02.03.2024

ERs overwhelmed by surge of kids with depression and suicidal thoughts after Covid-19 pandemic

Three prominent medical groups are begging for more support and resources as children and teens with mental health issues overwhelm emergency rooms across the US. Doctors said children as young as six are coming in, often referencing suicide.

Roughly half a million kids go to the emergency department with a mental health crisis every year, and the number is rising, according to a joint paper from the American Academy of Pediatrics (AAP), American College of Emergency Physicians (ACEP) and Emergency Nurses Association (ENA).

The suicide rate has also grown since the pandemic — in 2021, 10.2 percent of US high school students said they had attempted to kill themselves in the past 12 months, up from around 8 percent in 2019, according to the Centers for Disease Control and Prevention (CDC).

Dr Madeline Joseph, a pediatric emergency physician at the University of Florida Health in Jacksonville, told UPI the stress and strain of the pandemic are partly to blame for the intensified mental health crisis among youths

As lockdowns were enacted, children were sent home from school and activities, leaving them feeling alone and isolated.

Doctors said children as young as six years old are coming into ERs, often referencing suicide

Doctors said children as young as six years old are coming into ERs, often referencing suicide

The CDC previously found that one in ten US high schoolers attempted suicide in 2021, up from 8.9 percent a year earlier. Females were struck hardest, with 13.3 percent attempting suicide that year

The CDC previously found that one in ten US high schoolers attempted suicide in 2021, up from 8.9 percent a year earlier. Females were struck hardest, with 13.3 percent attempting suicide that year

Despite seeking medical assistance, young kids taken to the ER are unlikely to get the help they desperately need, said lead author of the paper Dr Mohsen Saidinejad, a professor of emergency medicine and pediatrics at the David Geffen School of Medicine at the University of California, Los Angeles.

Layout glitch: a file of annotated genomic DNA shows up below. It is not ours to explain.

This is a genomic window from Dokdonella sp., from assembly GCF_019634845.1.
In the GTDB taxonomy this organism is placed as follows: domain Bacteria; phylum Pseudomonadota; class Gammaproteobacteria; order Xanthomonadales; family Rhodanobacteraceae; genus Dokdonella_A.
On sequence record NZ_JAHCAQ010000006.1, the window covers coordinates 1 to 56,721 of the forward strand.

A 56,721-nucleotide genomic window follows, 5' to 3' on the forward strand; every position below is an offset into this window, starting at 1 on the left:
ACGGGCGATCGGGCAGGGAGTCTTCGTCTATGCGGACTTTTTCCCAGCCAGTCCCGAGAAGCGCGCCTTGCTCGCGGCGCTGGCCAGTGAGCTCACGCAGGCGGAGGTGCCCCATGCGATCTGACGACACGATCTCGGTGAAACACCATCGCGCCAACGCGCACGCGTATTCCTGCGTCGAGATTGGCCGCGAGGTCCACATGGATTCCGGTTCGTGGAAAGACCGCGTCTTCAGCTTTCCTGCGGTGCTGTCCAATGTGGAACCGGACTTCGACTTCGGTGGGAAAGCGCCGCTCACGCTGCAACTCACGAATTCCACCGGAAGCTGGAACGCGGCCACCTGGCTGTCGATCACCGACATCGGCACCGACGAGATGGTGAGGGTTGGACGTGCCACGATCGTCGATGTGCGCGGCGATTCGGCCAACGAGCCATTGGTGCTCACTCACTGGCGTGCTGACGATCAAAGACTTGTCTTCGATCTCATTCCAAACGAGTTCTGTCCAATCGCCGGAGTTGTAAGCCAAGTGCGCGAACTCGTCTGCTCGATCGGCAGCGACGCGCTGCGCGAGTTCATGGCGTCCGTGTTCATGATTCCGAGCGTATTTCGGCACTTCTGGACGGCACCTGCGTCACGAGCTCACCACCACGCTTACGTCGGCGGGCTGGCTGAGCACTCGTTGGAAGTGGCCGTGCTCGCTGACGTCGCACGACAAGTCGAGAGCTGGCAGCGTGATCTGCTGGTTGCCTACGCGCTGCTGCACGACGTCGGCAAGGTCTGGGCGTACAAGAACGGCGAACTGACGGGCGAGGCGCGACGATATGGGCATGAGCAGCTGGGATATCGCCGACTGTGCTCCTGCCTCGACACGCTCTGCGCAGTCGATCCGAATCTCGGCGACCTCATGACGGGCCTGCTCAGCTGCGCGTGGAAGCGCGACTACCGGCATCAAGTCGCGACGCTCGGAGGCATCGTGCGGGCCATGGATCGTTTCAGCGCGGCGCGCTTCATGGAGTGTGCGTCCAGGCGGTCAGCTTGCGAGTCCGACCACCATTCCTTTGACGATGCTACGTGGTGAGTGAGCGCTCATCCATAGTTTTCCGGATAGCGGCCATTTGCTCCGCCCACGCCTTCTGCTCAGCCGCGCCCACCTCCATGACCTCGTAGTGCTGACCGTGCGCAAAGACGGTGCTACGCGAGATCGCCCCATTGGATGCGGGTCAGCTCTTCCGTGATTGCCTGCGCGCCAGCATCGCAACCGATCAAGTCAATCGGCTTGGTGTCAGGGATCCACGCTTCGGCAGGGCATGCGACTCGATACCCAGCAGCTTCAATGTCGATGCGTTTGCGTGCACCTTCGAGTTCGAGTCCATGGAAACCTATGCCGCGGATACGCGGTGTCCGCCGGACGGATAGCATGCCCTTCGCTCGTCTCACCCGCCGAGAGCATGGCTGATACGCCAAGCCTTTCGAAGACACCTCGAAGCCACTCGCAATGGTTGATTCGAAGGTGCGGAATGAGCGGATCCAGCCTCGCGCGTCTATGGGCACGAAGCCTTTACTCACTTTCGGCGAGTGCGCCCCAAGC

He said: ‘The ER has become a de facto referral center for all of these problems, and there’s too many of them for the emergency department to manage.’

He added: ‘We can screen, we can identify those at harm risk, but that’s about it, so the ER is really not the most appropriate place to manage these cases.

‘And I think we are becoming that because there isn’t any other place for these kids to be sent.’

‘That is not who we are as ER physicians. We are not mental health professionals. We cannot provide definitive care.’

The three leading medical bodies are pleading for local communities to increase access to mental health services before teens reach a crisis point where they require emergency care.

The joint policy statement and technical report were published Wednesday in the journal Pediatrics.

Dr Willough Jenkins, medical director of emergency and consultation liaison psychiatry at Rady Children’s Hospital in San Diego, told NBC the amount of kids seeking psychiatric emergency care in her ER has skyrocketed from around 30 a month to 30 a day in the past few years.

She said: ‘The volume is astronomical, and I don’t know that people fully understand how many people are struggling. This crisis is only getting worse. It’s not getting better.’

In May, US surgeon general Dr Vivek Murthy said in an urgent health advisory that the country is experiencing ‘a national youth mental health crisis’ and pointed towards social media as another culprit.

Evidence has been mounting for years that social media is detrimental to youths, due to highly sophisticated algorithms that promote self-harm and other dangerous content to young users.

Leave a Reply

Your email address will not be published. Required fields are marked *